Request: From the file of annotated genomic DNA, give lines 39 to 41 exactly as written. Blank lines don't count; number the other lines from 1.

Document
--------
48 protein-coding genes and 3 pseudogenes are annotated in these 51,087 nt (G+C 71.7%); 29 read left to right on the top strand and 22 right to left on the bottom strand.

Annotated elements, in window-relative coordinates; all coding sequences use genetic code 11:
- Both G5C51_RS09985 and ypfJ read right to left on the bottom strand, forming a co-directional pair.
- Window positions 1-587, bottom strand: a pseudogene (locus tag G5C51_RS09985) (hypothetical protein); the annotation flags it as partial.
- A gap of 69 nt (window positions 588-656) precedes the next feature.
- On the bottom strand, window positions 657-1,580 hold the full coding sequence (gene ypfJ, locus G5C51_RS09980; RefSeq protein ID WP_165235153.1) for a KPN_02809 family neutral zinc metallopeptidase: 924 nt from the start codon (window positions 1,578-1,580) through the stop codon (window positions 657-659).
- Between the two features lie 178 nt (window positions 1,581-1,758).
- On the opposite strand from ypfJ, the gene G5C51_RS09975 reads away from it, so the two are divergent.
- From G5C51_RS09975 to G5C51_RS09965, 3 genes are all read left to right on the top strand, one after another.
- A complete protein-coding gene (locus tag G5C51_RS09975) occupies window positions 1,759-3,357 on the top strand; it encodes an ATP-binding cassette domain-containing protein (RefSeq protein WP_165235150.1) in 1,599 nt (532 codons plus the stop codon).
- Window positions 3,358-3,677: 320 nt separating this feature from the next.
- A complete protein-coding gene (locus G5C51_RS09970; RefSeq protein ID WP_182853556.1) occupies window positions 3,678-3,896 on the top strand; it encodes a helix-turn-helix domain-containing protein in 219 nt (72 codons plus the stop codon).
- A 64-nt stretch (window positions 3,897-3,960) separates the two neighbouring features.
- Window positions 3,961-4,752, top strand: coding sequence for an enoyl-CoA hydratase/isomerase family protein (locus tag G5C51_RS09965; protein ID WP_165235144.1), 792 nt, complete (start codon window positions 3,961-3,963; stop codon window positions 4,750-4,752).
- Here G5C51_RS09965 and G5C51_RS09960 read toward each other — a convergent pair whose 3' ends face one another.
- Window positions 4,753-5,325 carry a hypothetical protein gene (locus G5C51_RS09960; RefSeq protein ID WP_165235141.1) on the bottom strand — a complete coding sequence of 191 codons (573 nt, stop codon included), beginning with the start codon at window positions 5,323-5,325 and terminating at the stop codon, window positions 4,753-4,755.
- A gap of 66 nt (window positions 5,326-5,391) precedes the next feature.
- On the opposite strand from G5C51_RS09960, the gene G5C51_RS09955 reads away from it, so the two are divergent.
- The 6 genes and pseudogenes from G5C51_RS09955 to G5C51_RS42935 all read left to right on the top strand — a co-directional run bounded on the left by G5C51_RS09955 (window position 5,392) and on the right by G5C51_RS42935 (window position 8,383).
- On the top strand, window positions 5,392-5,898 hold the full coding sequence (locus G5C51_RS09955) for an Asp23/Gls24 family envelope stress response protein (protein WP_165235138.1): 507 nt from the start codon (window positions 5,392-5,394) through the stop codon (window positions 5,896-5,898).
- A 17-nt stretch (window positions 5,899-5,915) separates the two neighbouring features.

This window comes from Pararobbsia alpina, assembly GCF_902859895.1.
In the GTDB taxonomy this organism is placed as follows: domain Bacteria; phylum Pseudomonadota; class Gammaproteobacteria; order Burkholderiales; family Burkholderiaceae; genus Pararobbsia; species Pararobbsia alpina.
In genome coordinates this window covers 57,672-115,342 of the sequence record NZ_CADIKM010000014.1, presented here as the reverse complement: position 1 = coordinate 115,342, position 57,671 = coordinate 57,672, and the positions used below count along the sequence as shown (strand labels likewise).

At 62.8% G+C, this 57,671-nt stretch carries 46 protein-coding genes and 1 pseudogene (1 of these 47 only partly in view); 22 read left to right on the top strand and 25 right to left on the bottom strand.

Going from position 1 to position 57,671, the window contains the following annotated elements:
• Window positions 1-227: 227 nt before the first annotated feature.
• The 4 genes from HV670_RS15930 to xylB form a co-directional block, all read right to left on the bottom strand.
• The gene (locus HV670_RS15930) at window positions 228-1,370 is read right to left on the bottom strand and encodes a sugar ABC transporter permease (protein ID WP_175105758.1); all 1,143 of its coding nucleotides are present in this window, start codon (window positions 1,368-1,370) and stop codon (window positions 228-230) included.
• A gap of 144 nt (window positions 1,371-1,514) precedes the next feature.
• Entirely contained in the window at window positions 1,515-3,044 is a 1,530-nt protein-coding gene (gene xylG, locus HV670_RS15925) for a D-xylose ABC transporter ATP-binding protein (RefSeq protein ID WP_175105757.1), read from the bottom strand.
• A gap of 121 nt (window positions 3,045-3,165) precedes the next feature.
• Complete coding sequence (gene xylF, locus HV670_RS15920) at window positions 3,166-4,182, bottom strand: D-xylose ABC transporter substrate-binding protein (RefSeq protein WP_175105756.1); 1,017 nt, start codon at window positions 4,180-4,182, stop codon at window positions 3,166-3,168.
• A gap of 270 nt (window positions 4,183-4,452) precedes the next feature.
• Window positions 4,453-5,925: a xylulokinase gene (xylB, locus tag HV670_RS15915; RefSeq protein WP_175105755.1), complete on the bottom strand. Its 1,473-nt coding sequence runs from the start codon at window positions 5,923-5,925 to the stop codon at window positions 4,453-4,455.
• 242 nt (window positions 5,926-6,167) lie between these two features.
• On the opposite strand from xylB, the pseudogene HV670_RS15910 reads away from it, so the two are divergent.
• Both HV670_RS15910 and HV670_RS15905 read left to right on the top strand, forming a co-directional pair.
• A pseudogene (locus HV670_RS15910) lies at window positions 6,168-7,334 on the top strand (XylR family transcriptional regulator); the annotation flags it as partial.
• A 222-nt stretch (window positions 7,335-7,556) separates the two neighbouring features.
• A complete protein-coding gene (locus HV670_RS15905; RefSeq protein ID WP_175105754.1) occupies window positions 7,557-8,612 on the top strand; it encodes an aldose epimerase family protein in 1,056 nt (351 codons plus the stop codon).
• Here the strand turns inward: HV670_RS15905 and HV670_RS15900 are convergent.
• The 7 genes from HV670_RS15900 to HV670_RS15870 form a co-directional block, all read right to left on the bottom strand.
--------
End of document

• A pseudogene (locus HV670_RS15910) lies at window positions 6,168-7,334 on the top strand (XylR family transcriptional regulator); the annotation flags it as partial.
• A 222-nt stretch (window positions 7,335-7,556) separates the two neighbouring features.
• A complete protein-coding gene (locus HV670_RS15905; RefSeq protein ID WP_175105754.1) occupies window positions 7,557-8,612 on the top strand; it encodes an aldose epimerase family protein in 1,056 nt (351 codons plus the stop codon).